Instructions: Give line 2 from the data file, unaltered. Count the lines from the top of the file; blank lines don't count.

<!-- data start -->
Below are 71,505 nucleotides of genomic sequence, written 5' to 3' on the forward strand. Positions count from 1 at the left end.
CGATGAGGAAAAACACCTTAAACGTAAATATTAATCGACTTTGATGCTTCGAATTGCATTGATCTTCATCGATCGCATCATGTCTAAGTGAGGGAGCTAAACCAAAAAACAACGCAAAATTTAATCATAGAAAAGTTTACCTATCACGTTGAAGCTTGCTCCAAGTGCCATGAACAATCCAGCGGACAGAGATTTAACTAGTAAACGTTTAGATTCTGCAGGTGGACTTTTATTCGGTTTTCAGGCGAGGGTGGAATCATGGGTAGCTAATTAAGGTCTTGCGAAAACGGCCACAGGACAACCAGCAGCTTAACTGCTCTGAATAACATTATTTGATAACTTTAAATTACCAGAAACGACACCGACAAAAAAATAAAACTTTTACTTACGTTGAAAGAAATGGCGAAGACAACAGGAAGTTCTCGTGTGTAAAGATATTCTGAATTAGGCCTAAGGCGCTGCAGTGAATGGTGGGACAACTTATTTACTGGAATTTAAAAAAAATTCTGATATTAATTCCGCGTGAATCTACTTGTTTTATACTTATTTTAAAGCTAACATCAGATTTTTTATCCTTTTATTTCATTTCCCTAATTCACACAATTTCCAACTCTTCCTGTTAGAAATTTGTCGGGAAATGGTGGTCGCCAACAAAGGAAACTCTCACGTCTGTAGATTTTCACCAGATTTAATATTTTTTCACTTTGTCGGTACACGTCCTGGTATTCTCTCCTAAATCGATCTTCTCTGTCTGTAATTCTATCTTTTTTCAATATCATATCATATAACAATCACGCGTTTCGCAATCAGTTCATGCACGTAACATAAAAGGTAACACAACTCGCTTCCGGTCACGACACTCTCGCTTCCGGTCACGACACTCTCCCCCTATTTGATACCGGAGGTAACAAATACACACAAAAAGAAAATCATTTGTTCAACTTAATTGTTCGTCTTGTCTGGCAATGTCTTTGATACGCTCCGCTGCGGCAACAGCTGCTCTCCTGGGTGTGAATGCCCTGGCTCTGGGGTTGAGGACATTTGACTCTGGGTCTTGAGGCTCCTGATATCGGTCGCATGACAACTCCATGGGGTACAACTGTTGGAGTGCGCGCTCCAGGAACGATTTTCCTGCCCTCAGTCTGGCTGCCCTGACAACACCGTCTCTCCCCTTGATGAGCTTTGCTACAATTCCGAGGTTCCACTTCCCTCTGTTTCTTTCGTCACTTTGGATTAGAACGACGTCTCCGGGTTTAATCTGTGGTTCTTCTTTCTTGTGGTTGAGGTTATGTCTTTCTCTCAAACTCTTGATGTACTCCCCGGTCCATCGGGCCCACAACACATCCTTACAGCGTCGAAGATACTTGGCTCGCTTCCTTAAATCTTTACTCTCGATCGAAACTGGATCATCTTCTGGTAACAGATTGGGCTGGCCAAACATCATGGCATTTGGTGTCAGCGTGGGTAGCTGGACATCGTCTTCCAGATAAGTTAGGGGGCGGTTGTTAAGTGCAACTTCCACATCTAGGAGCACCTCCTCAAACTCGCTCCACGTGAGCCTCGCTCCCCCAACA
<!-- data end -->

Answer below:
CGATGAGGAAAAACACCTTAAACGTAAATATTAATCGACTTTGATGCTTCGAATTGCATTGATCTTCATCGATCGCATCATGTCTAAGTGAGGGAGCTAAACCAAAAAACAACGCAAAATTTAATCATAGAAAAGTTTACCTATCACGTTGAAGCTTGCTCCAAGTGCCATGAACAATCCAGCGGACAGAGATTTAACTAGTAAACGTTTAGATTCTGCAGGTGGACTTTTATTCGGTTTTCAGGCGAGGGTGGAATCATGGGTAGCTAATTAAGGTCTTGCGAAAACGGCCACAGGACAACCAGCAGCTTAACTGCTCTGAATAACATTATTTGATAACTTTAAATTACCAGAAACGACACCGACAAAAAAATAAAACTTTTACTTACGTTGAAAGAAATGGCGAAGACAACAGGAAGTTCTCGTGTGTAAAGATATTCTGAATTAGGCCTAAGGCGCTGCAGTGAATGGTGGGACAACTTATTTACTGGAATTTAAAAAAAATTCTGATATTAATTCCGCGTGAATCTACTTGTTTTATACTTATTTTAAAGCTAACATCAGATTTTTTATCCTTTTATTTCATTTCCCTAATTCACACAATTTCCAACTCTTCCTGTTAGAAATTTGTCGGGAAATGGTGGTCGCCAACAAAGGAAACTCTCACGTCTGTAGATTTTCACCAGATTTAATATTTTTTCACTTTGTCGGTACACGTCCTGGTATTCTCTCCTAAATCGATCTTCTCTGTCTGTAATTCTATCTTTTTTCAATATCATATCATATAACAATCACGCGTTTCGCAATCAGTTCATGCACGTAACATAAAAGGTAACACAACTCGCTTCCGGTCACGACACTCTCGCTTCCGGTCACGACACTCTCCCCCTATTTGATACCGGAGGTAACAAATACACACAAAAAGAAAATCATTTGTTCAACTTAATTGTTCGTCTTGTCTGGCAATGTCTTTGATACGCTCCGCTGCGGCAACAGCTGCTCTCCTGGGTGTGAATGCCCTGGCTCTGGGGTTGAGGACATTTGACTCTGGGTCTTGAGGCTCCTGATATCGGTCGCATGACAACTCCATGGGGTACAACTGTTGGAGTGCGCGCTCCAGGAACGATTTTCCTGCCCTCAGTCTGGCTGCCCTGACAACACCGTCTCTCCCCTTGATGAGCTTTGCTACAATTCCGAGGTTCCACTTCCCTCTGTTTCTTTCGTCACTTTGGATTAGAACGACGTCTCCGGGTTTAATCTGTGGTTCTTCTTTCTTGTGGTTGAGGTTATGTCTTTCTCTCAAACTCTTGATGTACTCCCCGGTCCATCGGGCCCACAACACATCCTTACAGCGTCGAAGATACTTGGCTCGCTTCCTTAAATCTTTACTCTCGATCGAAACTGGATCATCTTCTGGTAACAGATTGGGCTGGCCAAACATCATGGCATTTGGTGTCAGCGTGGGTAGCTGGACATCGTCTTCCAGATAAGTTAGGGGGCGGTTGTTAAGTGCAACTTCCACATCTAGGAGCACCTCCTCAAACTCGCTCCACGTGAGCCTCGCTCCCCCAACA